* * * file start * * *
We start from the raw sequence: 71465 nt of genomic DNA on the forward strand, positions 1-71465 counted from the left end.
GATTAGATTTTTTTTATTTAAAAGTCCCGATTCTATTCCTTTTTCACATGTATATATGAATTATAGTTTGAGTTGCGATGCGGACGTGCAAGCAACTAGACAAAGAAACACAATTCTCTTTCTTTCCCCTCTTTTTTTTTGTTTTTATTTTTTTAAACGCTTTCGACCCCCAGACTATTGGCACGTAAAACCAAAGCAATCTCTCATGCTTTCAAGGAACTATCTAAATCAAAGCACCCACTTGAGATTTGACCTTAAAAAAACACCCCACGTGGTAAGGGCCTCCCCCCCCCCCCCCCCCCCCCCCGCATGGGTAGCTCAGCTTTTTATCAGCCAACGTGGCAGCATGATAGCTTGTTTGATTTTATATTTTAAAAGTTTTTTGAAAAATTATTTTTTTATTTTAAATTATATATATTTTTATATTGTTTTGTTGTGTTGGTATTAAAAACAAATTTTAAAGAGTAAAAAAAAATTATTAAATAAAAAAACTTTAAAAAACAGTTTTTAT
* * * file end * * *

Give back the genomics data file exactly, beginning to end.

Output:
We start from the raw sequence: 71465 nt of genomic DNA on the forward strand, positions 1-71465 counted from the left end.
GATTAGATTTTTTTTATTTAAAAGTCCCGATTCTATTCCTTTTTCACATGTATATATGAATTATAGTTTGAGTTGCGATGCGGACGTGCAAGCAACTAGACAAAGAAACACAATTCTCTTTCTTTCCCCTCTTTTTTTTTGTTTTTATTTTTTTAAACGCTTTCGACCCCCAGACTATTGGCACGTAAAACCAAAGCAATCTCTCATGCTTTCAAGGAACTATCTAAATCAAAGCACCCACTTGAGATTTGACCTTAAAAAAACACCCCACGTGGTAAGGGCCTCCCCCCCCCCCCCCCCCCCCCCCGCATGGGTAGCTCAGCTTTTTATCAGCCAACGTGGCAGCATGATAGCTTGTTTGATTTTATATTTTAAAAGTTTTTTGAAAAATTATTTTTTTATTTTAAATTATATATATTTTTATATTGTTTTGTTGTGTTGGTATTAAAAACAAATTTTAAAGAGTAAAAAAAAATTATTAAATAAAAAAACTTTAAAAAACAGTTTTTAT